Tuesday, September 04, 2007

Bubble dilema for central banks

Morgan Stanley's Richard Berner reports on the ongoing debates in the Fed's annual Jackson Hole powwow. My heat-impaired self hasn't gotten around to reading all the speeches, but Berner does touch a very important point: should central banks preemptively try to prevent bubbles from appearing?

Historically, the Federal Reserve has taken the hands-off approach, just standing by to clean up the mess once bubbles burst. Fed governor Frederic Mishkin has been an outspoken defender of this asymmetric intervention policy.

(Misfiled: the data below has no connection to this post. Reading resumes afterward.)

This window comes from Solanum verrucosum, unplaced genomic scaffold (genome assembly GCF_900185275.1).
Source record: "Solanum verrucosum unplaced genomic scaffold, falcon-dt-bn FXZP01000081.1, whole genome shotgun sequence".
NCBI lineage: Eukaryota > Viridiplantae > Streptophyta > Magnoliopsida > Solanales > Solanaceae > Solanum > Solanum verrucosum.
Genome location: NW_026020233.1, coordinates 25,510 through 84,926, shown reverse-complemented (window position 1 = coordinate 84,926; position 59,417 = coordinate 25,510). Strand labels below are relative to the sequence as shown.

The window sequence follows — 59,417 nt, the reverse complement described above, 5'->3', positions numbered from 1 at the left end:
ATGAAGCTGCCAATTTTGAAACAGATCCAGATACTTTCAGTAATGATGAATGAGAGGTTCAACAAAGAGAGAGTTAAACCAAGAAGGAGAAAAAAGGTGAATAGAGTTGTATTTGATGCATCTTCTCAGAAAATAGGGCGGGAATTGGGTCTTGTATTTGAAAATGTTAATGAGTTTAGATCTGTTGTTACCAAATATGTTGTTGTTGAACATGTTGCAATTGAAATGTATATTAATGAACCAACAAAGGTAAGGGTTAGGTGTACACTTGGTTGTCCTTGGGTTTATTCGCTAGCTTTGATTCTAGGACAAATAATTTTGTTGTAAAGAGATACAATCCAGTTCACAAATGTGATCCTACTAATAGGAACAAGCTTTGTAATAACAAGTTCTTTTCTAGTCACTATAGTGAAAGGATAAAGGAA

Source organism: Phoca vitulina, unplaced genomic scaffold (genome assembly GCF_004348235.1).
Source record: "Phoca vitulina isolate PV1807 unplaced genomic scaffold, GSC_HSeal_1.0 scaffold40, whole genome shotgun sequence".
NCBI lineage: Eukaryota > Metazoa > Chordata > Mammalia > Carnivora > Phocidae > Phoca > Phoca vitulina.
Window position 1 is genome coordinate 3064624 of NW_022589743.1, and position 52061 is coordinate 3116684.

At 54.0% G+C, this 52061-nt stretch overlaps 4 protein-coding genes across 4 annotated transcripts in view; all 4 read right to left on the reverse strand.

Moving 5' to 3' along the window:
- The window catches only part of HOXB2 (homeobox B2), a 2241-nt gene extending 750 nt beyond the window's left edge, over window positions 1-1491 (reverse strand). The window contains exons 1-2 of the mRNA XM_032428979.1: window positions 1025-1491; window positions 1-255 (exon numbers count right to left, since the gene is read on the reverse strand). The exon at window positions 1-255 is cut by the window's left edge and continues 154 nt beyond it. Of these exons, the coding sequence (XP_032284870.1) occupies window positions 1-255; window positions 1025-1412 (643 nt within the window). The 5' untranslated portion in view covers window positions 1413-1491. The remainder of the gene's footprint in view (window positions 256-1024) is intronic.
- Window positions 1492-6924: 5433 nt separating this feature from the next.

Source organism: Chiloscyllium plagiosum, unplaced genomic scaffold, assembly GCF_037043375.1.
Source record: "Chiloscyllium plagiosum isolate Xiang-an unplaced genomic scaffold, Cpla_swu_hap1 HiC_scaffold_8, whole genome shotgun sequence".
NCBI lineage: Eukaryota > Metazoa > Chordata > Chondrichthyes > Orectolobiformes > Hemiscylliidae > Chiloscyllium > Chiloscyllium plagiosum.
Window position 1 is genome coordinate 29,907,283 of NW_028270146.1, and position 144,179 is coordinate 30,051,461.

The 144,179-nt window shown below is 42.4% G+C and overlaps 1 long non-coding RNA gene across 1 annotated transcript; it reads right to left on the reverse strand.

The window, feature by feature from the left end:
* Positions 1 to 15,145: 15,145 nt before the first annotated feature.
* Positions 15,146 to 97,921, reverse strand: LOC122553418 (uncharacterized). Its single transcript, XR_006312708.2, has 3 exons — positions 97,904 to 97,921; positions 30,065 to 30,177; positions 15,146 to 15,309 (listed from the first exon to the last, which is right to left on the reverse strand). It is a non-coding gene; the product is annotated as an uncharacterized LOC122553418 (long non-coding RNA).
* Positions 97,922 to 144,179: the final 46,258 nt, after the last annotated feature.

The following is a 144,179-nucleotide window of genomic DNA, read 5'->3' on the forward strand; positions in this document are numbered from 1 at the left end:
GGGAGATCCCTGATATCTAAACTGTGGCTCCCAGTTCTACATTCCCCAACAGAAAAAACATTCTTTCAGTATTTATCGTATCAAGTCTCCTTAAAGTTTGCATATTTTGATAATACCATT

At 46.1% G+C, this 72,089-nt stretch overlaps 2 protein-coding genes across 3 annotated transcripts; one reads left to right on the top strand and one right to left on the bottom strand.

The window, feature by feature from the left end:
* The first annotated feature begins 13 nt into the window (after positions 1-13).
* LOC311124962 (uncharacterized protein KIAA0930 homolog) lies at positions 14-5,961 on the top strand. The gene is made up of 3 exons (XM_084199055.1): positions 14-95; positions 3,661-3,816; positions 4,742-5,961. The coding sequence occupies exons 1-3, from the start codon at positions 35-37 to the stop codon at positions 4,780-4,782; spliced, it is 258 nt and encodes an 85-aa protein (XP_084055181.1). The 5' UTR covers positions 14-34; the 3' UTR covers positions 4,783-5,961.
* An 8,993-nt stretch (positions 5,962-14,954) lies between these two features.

Yet, as the current and previous episodes illustrate, "cleaning up" is easier said than done. One mistake and you're into "Japanese lost decade" territory. Hence, some European central bankers have come around to the intervene-early camp.

There are no easy answers, but this is a crucial debate. Let us hope it doesn't fade away as it did after the last bubble was cleaned up (sowing the seeds of the current one).